It’s an evolutionary trait that moms are wired to be responsive to their baby’s cries. Babies wake up at night because it is what nature intends them to do. Nature also intends that babies drink breast milk. Contrary to what you might hear, it is not normal for a baby to sleep through the night. And breastfed babies wake more frequently than their formula fed counterparts because breast milk gets digested more quickly, thus making them hungry. When we nurse them back to sleep, not only are we satiating their hunger, we are letting them know that they are safe and that their cries will be heeded. We are building a trusting connection with our babies based on respect and responsiveness. This is one of the main premises of Attachment Theory and one of Dr. Sears “Seven Baby B’s:” Birth Bonding, Breastfeeding, Baby wearing, Bed sharing, Believing in the value of baby’s cry, Beware of baby trainers, and Balance.
Night waking is also nature’s way of helping to keep our babies safe from SIDS. A hungry baby wakes up and we attend to them. We rearrange their blankets and their sleeping position, and we breastfeed them. I know when my babies didn’t wake up every two hours I used to get ansty and would check on their breathing. Sometimes they would wake up from all my fussing, but on those nights I was secretly glad, just to know they were okay.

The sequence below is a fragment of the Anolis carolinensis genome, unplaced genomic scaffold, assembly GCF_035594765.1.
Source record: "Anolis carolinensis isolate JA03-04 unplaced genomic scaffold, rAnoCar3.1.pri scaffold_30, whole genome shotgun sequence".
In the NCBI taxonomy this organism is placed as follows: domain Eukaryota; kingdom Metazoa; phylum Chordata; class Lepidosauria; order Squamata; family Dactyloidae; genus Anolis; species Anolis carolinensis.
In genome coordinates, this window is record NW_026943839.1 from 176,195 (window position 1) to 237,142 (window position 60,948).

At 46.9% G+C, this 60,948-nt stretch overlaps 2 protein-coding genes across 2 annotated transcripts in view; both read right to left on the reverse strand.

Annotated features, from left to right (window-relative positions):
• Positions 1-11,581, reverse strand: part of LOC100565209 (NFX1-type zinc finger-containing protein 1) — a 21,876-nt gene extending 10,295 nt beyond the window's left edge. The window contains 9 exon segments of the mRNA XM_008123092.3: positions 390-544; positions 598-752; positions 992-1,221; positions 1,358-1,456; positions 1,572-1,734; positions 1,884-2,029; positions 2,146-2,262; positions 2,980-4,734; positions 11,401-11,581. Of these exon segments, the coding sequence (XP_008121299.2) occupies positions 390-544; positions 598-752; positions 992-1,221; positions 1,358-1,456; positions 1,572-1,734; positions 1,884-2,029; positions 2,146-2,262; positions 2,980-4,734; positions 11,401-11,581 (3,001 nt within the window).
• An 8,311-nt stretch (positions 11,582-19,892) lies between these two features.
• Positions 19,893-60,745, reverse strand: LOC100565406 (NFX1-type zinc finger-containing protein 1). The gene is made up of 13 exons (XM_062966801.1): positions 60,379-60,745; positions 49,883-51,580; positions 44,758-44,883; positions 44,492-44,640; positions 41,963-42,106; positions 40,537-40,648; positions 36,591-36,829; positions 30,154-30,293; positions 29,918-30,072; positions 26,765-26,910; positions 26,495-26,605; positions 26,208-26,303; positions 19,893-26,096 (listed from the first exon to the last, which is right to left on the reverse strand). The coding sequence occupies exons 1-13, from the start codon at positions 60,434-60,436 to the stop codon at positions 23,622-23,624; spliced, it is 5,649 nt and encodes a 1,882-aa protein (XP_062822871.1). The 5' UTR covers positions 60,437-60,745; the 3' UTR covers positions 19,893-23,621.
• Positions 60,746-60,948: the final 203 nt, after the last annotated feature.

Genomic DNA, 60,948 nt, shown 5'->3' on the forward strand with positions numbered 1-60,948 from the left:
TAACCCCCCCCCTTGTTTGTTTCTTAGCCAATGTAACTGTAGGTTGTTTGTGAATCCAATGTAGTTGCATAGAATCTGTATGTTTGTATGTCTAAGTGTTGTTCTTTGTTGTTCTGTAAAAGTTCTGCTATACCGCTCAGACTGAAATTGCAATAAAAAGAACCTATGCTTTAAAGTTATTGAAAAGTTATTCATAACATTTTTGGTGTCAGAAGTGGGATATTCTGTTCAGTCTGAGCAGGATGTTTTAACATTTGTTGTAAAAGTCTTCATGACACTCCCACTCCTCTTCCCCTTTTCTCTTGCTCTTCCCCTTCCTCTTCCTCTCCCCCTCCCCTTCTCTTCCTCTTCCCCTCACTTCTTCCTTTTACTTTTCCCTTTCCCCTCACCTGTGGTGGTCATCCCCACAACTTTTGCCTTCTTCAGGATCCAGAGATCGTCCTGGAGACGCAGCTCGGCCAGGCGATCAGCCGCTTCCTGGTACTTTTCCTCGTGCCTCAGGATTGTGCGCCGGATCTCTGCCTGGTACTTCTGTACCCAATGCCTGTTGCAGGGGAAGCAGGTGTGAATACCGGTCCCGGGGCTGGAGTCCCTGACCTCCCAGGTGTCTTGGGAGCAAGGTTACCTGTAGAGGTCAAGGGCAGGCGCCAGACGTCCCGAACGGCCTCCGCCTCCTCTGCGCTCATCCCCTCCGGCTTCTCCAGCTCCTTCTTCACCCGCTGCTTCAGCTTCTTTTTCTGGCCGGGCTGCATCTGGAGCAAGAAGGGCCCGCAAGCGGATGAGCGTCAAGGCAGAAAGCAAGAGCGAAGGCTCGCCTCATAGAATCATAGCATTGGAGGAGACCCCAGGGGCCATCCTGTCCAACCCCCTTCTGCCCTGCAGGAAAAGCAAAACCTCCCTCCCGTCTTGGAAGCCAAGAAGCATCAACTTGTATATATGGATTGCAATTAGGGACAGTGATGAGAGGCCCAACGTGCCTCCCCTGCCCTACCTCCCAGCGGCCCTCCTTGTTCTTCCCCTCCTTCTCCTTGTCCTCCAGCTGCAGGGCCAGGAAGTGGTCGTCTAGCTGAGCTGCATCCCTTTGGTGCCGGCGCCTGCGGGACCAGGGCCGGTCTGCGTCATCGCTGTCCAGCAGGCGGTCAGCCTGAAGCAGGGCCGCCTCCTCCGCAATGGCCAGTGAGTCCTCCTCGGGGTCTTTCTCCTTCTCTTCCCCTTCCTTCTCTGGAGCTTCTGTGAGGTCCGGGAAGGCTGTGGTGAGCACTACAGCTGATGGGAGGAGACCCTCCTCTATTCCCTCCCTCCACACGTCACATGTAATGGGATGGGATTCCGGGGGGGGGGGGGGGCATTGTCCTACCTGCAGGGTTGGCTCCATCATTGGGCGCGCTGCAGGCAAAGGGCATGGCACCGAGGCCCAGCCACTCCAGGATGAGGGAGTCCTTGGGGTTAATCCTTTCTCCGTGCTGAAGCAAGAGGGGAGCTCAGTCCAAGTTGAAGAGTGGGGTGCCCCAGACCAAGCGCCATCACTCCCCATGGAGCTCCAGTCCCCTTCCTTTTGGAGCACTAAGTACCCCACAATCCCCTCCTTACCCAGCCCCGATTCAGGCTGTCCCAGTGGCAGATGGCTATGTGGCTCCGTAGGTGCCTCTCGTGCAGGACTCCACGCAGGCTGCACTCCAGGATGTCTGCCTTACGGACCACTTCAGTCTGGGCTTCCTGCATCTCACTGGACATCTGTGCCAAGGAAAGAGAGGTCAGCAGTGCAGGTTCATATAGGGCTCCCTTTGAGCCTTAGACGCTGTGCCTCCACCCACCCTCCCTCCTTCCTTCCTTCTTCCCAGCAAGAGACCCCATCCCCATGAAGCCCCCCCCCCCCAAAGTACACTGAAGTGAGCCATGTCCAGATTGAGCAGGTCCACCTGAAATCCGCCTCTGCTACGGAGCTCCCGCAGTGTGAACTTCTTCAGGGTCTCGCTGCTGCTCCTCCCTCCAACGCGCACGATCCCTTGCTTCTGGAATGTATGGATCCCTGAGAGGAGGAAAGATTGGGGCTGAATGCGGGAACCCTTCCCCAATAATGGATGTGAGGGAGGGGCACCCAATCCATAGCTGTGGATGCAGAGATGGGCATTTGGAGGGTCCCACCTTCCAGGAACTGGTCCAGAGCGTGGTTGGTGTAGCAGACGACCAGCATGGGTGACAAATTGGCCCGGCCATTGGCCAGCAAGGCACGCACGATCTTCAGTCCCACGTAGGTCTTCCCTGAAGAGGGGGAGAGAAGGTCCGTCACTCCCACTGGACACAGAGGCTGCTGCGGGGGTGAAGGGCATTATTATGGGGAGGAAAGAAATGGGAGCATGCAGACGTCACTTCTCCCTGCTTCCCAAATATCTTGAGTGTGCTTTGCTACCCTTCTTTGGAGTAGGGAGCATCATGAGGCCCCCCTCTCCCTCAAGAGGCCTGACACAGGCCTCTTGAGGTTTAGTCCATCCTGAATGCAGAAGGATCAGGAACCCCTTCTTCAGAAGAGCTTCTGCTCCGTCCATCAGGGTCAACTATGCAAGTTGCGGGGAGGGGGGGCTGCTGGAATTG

However, this natural night waking phenomenon often takes its toll on new moms. Sometimes with the best of intentions they start giving formula to their infants before bed in hopes that they will sleep longer. The thing that these new moms don’t know is that night time feeds are very important for “informing the breasts” how much milk to make for the next day, and when a mom doesn’t nighttime breatfeed she runs the risk of decreasing her milk supply to the point that she puts the breastfeeding at risk.
A story was recently told to me about a woman who called her doula friend because her milk supply was running low. Her baby was three months old. It turned out mom had been very stressed and had cut out the nighttime feeds to get more sleep. The doula recommended she go to bed with her baby for a couple of nights and nurse on demand. The mom did it and her milk supply went right back up.
You see, prolactin levels are at their highest between 2:00 and 6:00 AM. Prolactin is the hormone responsible for helping the alveolar cells in the breast to make breastmilk, and it is released from the pituitary gland in response to a suckling baby. Research has shown that the level of prolactin in the milk is higher during times of highest milk production and that the highest prolactin levels occur in the middle of the night. Conversely, prolacatin levels in the breast are lowest when the breasts are the most engorged. (Souce: The Breastfeeding Answer Book, La Leche League, 2003). This means that babies who are allowed to nurse on demand will nurse with the frequency in order to ensure the correct milk supply for its unique growing needs. Nature doesn’t make mistakes. Babies who nurse during the night are helping to release the prolactin to make more milk for the next day. So moms who wean their infants at night in order to get more sleep but who want to continue to breastfeed during the day may have some problems maintaining the same milk supply.
Mothering Magazine did a feature article on the “Science of Sharing Sleep” in its January-February 2009 issue, which I highly recommend reading. In its most recent issue there are a number of letters to the editor is regards to it. One in particular caught my attention, and I just quickly want to share two parts of it with you.